Your Daily Dose of Financial News

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With the phrase “humiliating defeat” being bandied about quite freely by opposition leaders and Tory backbenchers alike, PM May delayed a parliamentary vote for her EU-backed Brexit plan that had been set for today. The Northern Ireland question that had plagued negotiations was an important element in lawmakers dissatisfaction with the plan – NYTimes and WSJ and Bloomberg and MarketWatch and Marketplace

On Monday, Qualcomm revealed that a November 30 Chinese court order instructed Apple to “stop selling older iPhone models in China” based on a finding that Apple infringed on two Qualcomm patents. Apple called Qualcomm’s effort to stop its sales a “desperate move” and said that it planned to keep selling all phone models in China – NYTimes and WSJ and Bloomberg and MarketWatch

Google will quicken the pace of its Google+ social network shutdown after learning that it had inadvertently “exposed the private profile information of 52 million users to outside app developers,” the second serious data breach for the platform this year – WSJ and Law360

We’ll be watching to see whether the breach comes up today when Google CEO Sundar Pichai testifies before the House Judiciary Committee about the company’s data collection and its search business. Pichai is expected to back federal privacy legislation in his scripted remarks to the committee – Bloomberg and NYTimes

Investors suing Deutsche Bank over its alleged failures as RMBS trustee and the bank itself filed competing motions for summary judgment last week, both hoping to narrow (or dismiss entirely) the issues left for a fact-finder to resolve – Law360

At this point, should anyone really be surprised when the Amazon disruption machine sets its sights on another industry—no matter how seemingly unexpected? So now, we’re talking computer chips, and Intel’s taking notice – NYTimes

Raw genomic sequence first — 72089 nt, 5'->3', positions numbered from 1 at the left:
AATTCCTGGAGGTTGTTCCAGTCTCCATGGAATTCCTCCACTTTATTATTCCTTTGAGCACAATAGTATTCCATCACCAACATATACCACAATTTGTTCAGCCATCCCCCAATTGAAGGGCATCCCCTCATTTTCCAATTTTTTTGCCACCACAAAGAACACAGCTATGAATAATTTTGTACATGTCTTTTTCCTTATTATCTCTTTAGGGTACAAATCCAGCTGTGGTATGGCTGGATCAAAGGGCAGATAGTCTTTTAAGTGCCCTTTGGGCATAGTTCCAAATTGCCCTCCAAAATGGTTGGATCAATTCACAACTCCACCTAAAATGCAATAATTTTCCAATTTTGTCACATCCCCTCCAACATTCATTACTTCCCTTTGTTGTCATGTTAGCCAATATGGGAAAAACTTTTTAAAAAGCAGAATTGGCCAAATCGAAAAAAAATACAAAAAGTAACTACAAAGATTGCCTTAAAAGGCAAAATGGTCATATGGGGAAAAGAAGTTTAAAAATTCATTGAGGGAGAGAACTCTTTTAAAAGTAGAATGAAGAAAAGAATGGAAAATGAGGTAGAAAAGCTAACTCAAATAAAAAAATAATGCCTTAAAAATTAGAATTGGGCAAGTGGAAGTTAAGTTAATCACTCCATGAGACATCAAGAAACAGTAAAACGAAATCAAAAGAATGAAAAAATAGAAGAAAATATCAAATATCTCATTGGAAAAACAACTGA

A bit of SCOTUS news with potential sweeping regulatory implications. The High Court has agreed to take up a challenge to “so-called Auer or Seminole Rock deference”—which tells judges to “defer to an agency’s interpretation of its own ambiguous regulation” and “gives federal agencies an important tool to defend themselves against lawsuits related to regulatory actions” – Law360

Activist investor Starboard is using its nearly 10% stake in Cars.com to push the company to “improve its performance or consider selling itself or making management changes,” just 9 months after the company and fund reached an apparent truce – Bloomberg

The White House is expected to nominate a Treasury Department official, Heath Tarbert, to replace J. Christopher Giancarlo as CFTC chief sometime early in the new year. Tarbert currently works on international markets and represents the U.S. at the FSB and other regulatory bodies – WSJ

Some ruminating about what the arrest of Huawei’s Meng Wanzhou means for the future of corporate travel, especially for execs in both China and Silicon Valley – NYTimes

Against that fun backdrop, the US and China have reinitiated trade negotiations, though only via phone at this point – WSJ

Thanks to New York’s Landmarks Commission, Philip Johnson and John Burgee’s AT&T building, a post-modern masterwork, will live to see a new day in a form substantially similar to its original presentation. But turning the famed “decorated shed,” in Venturi and Scott Brown-speak, into a workable 21st century office building will still take some doing – NYTimes

MDR

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